Today in the Trump Administration
The president is in Mar-a-Lago for the weekend. The annual white-tie Red Cross Ball will be held at Mr. Trump’s Palm Beach estate on Saturday. The Palm Beach Post reports that President Trump and his wife, Melania Trump, are expected to attend.
Protests outside the resort were planned, although one group planning a March to Mar-a-Lago canceled its protest, saying on Facebook that the West Palm Beach Police Department would not give the group a permit, since the street it planned to march on could not be closed for the march.
Tweets on temporary travel ban injunction
The president weighed in on a U.S. judge who imposed a nationwide hold on Mr. Trump’s ban on travelers and immigrants from seven countries.
In a series of tweets early Saturday, Mr. Trump said the ruling of the “so-called judge” in the case is “ridiculous and will be overturned.” He added that some Middle Eastern countries “agree with the ban,” though there is no evidence that any nations support the immigration order.
State, Homeland Security halt implementation of travel ban
Agencies charged with implementing President Trump’s controversial travel ban are now complying with a court order blocking the ban, even as Mr. Trump continues to defend his executive order and attack the federal judge that handed down the decision.
What you missed yesterday
Administration imposes new sanctions against Iran
The Trump administration on Friday imposed sanctions against multiple entities and people involved in procuring materials and technology to support Iran’s ballistic missile program and the Iran’s Islamic Revolutionary Guard. The move comes after Iran conducted a ballistic missile test Sunday.
CBS News poll on immigration ban and Supreme Court nominee
Americans are sharply divided along partisan lines overthe executive order temporarily banning entry into the U.S. by travelers from seven countries and refugees from all countries, according to a new CBS News poll released this morning.
Slightly more Americans disapprove (51 percent) than approve (45 percent) of President Trump’s executive order temporarily banning people from entering the U.S. from seven designated countries. Views on temporarily suspending entry for refugees are the same. Opinions on these issues are highly partisan.
Trump took his first steps aimed at scaling back financial services regulations.
The president signed an executive order Friday that will direct the Treasury secretary to review the 2010 Dodd-Frank financial oversight law, which reshaped financial regulation after the 2008-09 financial crisis.
Kellyanne Conway alludes to massacre that never happened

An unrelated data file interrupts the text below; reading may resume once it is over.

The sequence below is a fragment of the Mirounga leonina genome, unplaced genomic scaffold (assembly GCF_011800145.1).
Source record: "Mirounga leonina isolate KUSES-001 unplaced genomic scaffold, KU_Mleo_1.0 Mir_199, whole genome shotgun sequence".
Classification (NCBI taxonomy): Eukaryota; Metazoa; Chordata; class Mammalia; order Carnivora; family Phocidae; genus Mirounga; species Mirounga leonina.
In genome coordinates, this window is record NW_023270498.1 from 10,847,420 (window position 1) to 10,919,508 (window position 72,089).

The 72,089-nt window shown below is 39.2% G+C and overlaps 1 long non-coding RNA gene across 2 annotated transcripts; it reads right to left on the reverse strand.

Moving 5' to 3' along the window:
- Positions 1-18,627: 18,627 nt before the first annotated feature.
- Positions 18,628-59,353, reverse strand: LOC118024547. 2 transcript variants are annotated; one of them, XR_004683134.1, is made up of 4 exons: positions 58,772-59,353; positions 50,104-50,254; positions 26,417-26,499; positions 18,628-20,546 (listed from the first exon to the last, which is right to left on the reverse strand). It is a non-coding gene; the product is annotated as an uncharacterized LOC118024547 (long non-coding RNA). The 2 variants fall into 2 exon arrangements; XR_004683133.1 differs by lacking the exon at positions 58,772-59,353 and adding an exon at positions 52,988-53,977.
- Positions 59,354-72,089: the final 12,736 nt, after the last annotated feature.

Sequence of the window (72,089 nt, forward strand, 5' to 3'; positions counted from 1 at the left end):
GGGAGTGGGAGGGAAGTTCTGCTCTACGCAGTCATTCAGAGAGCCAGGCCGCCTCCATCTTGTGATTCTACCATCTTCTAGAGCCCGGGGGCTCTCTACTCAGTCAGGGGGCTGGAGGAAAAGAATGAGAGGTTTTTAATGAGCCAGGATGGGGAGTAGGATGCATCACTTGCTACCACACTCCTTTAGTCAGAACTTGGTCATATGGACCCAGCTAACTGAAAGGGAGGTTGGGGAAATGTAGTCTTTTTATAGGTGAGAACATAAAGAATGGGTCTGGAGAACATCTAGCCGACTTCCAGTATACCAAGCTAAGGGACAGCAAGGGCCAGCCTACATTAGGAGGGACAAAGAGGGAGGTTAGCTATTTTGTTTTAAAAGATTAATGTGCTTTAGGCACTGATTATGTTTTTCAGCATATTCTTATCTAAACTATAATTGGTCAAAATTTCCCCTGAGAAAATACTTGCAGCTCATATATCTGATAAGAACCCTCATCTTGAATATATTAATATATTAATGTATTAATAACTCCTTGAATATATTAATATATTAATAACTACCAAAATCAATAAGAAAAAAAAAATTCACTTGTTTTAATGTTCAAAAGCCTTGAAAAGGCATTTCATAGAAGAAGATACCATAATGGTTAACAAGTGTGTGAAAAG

Trump top adviser Kellyanne Conway on Thursday alluded to the “Bowling Green massacre” in defending the administration’s travel ban, an event that never happened. She said on Friday morning that she misspoke.
Tweets on Iran, Australia, and Paris Louvre attack
In a blitz of Twitter activity early Friday morning, President Trump addressed Iran’s ballistic missile test, praised Australia’s prime minister, and discussed the machete attack that occurred in Paris’ Louvre museum.
America’s business leaders at White House
Trump meets with his Strategic and Policy forum -- big business names, including Blackstone CEO Stephen Schwarzman, JPMorgan’s Jamie Dimon, Mary Barra of GM, Tesla’s Elon Musk, Bob Iger of Disney, among others. Travis Kalanick resigned from the group Thursday.
Very early Friday morning, senators took a procedural vote on Betsy DeVos to be education secretary. The Senate advanced DeVos’ nomination on a procedural vote, 52 yeas to 48 nays -- a straight party line vote. The Senate will continue debating the nomination with a final confirmation vote on DeVos expected by the full Senate early next week, possibly as early as Tuesday February 7.
Supreme Court nominee Neil Gorsuch continues to visit with the senators who will decide on whether to confirm him.
What will Senate Democrats do about Neil Gorsuch? Which Democratic senators will vote for him? Against him? When President Trump announced his Supreme Court pick as Judge Neil Gorsuch, Senate Democrats pounced.
Senate Minority Leader Chuck Schumer immediately fired off a statement that Gorsuch, a consevative Denver-based judge who currently sits on the 10th U.S. Circuit Court of Appeals, would face an “exhaustive, robust, and comprehensive debate” on his fitness to be a Supreme Court justice.
Others, like Oregon’s Jeff Merkley, charged that the seat on the Supreme Court bench was “stolen” from former President Obama after Republicans refused to confirm Judge Merrick Garland. Merkley vowed to do everything in his power to “stand up against this assault on the court,” seeming to threaten a filibuster of Mr. Trump’s nominee.
The Takeout podcast:
Will Neil Gorsuch be the next David Souter? On this week’s show, Carrie Severino, conservative activist and former clerk to Supreme Court Justice Clarence Thomas and conservative activist, and CBS News chief legal correspondent Jan Crawford joined CBS News chief White House correspondent Major Garrett and CBS News senior political editor Steve Chaggaris to talk about why Republicans are confident President Trump has found a bona fide conservative justice in Neil Gorsuch… and why Gorsuch is no David Souter - a justice appointed by a Republican president who ended up voting with liberals on the court.